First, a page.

TPR agrees £25m settlement with Silentnight owners

The Pensions Regulator (TPR) has agreed a £25m settlement in the "long-running" anti-avoidance case against the current owners of bed manufacturer Silentnight, the HIG Group.

TPR alleged that the US private equity group had deliberately brought about the unnecessary insolvency of the Silentnight Group in order to buy the business out of administration, leaving behind the defined benefit (DB) pension scheme.

The case argued that the targets, including certain entities, members and executives, or former members and executives of the HIG Group, had acquired the employers’ bank debt and used their position as a lender to bring about the unnecessary insolvency of the employers.

TPR then alleged that that the targets took further steps to buy the employers’ business at below market value as part of the following administration process, with the DB scheme severed from its sponsoring employers’ business by a pre-pack administration.

However, the targets of TPR’s action have disputed the case and settled the matter with no admission of liability.

Together with the proceeds from the insolvency process and a £25m payment by HIG, the pension scheme, which has 1,200 members, has now received approximately £35m.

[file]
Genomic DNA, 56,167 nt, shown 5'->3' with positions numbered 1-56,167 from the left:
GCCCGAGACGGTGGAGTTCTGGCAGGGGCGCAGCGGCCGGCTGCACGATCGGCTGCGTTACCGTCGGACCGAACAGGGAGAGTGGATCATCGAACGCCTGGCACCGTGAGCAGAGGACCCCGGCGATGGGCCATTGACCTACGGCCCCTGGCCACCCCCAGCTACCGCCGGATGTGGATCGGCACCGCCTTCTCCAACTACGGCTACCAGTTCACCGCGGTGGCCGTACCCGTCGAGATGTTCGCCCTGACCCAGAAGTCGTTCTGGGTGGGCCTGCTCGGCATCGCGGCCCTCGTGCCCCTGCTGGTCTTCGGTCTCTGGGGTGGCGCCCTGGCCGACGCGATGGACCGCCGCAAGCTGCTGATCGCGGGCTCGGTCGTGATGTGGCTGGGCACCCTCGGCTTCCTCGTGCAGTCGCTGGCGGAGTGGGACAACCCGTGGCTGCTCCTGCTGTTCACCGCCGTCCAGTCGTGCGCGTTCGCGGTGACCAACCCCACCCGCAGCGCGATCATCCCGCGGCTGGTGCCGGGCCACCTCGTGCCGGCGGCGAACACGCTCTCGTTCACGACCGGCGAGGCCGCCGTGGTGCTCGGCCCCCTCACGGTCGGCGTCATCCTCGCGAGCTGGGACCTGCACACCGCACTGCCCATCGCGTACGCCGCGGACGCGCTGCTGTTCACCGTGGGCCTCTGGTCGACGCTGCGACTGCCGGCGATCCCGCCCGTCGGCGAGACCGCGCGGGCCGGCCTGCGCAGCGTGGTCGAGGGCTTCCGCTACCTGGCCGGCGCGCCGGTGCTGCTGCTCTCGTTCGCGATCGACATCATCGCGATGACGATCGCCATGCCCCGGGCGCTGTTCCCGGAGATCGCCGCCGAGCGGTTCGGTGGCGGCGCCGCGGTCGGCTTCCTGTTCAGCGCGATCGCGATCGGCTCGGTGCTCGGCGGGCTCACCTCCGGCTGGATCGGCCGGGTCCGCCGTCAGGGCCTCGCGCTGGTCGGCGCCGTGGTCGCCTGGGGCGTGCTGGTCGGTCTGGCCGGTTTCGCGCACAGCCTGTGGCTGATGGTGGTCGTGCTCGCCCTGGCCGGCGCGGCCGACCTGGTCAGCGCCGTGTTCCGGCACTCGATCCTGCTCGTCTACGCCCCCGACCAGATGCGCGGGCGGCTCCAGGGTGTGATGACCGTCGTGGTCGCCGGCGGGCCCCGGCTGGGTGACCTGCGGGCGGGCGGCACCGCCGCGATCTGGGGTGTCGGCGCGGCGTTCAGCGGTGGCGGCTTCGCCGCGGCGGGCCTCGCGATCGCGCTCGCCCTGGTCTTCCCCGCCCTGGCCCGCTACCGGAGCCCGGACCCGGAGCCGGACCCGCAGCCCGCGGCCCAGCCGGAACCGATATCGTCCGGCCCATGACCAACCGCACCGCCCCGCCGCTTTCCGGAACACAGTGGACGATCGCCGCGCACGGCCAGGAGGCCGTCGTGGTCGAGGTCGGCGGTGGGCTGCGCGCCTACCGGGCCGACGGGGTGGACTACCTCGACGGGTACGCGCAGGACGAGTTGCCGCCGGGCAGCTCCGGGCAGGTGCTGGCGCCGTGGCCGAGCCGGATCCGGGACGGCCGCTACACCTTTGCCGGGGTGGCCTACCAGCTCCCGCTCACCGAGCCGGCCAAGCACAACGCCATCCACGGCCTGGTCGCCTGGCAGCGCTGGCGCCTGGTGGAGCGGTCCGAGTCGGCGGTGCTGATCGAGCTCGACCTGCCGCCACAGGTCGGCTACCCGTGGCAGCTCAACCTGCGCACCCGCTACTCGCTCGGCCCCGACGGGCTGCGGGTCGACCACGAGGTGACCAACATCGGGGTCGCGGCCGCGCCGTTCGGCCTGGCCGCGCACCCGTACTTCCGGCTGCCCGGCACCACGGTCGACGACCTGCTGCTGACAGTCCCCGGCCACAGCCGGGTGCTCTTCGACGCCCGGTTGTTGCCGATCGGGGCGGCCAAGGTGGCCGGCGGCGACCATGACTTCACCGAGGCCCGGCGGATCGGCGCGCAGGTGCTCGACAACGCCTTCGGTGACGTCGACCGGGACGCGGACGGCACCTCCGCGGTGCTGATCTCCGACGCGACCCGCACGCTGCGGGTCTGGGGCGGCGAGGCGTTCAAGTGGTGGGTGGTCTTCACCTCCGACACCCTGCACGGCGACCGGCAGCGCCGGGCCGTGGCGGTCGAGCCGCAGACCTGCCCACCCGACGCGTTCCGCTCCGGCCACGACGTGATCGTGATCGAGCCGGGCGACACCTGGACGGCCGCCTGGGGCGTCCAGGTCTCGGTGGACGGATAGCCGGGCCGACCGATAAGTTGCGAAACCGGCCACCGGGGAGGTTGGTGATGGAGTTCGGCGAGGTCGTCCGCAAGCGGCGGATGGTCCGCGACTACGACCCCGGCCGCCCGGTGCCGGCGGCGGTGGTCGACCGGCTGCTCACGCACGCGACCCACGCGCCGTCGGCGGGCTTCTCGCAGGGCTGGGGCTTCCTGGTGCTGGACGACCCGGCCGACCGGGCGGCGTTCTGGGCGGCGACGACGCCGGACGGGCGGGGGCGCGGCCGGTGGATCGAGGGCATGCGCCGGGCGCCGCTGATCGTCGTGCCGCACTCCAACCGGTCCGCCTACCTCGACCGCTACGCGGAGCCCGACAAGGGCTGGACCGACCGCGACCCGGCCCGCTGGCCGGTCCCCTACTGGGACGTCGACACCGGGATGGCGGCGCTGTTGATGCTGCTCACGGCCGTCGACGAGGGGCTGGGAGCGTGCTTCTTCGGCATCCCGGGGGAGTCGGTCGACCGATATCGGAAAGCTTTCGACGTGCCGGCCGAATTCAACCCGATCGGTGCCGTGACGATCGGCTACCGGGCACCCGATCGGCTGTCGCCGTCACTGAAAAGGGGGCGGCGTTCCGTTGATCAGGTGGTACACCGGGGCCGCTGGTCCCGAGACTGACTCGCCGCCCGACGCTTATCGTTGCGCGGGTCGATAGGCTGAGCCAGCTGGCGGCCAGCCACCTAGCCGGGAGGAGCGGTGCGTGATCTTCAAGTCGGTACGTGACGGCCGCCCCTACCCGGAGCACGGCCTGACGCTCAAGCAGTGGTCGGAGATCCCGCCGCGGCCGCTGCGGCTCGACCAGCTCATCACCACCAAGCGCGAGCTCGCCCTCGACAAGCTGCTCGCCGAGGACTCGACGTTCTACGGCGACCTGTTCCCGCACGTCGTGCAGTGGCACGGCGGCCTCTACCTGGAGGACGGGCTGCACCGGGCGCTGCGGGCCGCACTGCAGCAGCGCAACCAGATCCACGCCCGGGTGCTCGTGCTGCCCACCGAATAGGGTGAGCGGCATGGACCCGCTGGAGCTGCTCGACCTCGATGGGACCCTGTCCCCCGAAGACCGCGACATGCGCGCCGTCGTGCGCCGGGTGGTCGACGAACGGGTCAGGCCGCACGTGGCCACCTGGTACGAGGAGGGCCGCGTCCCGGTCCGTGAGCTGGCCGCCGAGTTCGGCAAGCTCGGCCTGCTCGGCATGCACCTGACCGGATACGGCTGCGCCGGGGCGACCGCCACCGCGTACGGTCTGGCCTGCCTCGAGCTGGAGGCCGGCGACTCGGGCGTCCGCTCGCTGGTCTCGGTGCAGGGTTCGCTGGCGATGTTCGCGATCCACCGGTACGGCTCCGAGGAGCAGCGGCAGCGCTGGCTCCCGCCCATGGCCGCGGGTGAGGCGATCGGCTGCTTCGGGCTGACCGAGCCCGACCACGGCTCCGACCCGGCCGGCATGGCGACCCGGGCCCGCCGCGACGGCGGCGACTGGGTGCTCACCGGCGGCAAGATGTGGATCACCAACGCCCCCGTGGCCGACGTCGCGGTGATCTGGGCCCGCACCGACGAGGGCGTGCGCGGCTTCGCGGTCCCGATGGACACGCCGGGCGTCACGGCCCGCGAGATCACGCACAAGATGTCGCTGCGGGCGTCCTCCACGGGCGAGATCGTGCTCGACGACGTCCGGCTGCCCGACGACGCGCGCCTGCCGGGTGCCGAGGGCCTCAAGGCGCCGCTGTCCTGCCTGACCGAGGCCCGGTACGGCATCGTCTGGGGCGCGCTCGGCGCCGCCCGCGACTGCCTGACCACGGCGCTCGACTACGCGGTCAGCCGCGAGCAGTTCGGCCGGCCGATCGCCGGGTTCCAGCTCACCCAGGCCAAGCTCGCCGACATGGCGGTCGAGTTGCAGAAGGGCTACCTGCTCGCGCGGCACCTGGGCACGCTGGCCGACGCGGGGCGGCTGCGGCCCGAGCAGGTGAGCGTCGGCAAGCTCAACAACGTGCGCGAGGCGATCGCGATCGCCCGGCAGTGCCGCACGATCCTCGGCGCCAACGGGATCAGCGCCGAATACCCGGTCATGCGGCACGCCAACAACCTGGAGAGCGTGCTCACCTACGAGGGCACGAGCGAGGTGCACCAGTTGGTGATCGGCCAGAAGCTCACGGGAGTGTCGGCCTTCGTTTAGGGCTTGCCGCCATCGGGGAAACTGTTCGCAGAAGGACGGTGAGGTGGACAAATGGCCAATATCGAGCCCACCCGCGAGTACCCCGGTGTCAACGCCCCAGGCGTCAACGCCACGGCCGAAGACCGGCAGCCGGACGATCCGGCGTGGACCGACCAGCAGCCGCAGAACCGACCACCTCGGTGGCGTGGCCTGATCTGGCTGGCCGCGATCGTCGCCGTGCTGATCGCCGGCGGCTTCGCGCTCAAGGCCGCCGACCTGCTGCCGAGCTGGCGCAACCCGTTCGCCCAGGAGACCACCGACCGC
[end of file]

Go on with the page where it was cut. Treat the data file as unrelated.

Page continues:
Despite this, TPR stated that the scheme is still expected to transfer to the Pension Protection Fund, explaining that whilst the £25m is a “substantial sum”, it will not eradicate the scheme’s deficit on a PPF basis.

Commenting on the case, TPR executive director frontline regulation, Nicola Parish, said: “It is our view that HIG brought about the unnecessary insolvency of the original Silentnight Group in order to buy its business out of a pre-pack administration without the pension scheme.

“We believe this is unacceptable and it was vital we acted, in part as a deterrent against this type of behaviour in the future.

“We were prepared to hold settlement discussions in parallel to our enforcement action to see if an appropriate outcome could be achieved without the need to formally use our powers or risk prolonged legal action. This enabled us to avoid further costs and obtain certainty for scheme members.

“This was a complex enforcement case, involving the successful defence of a judicial review application against well-resourced targets in the UK and overseas. We continued to pursue our case despite those challenges.”

The regulator had previously issued two warning notices against HIG Group in 2014 and 2016 seeking contribution notices against targets in the UK and overseas, having also successfully defended a judicial review application by the targets in 2016.

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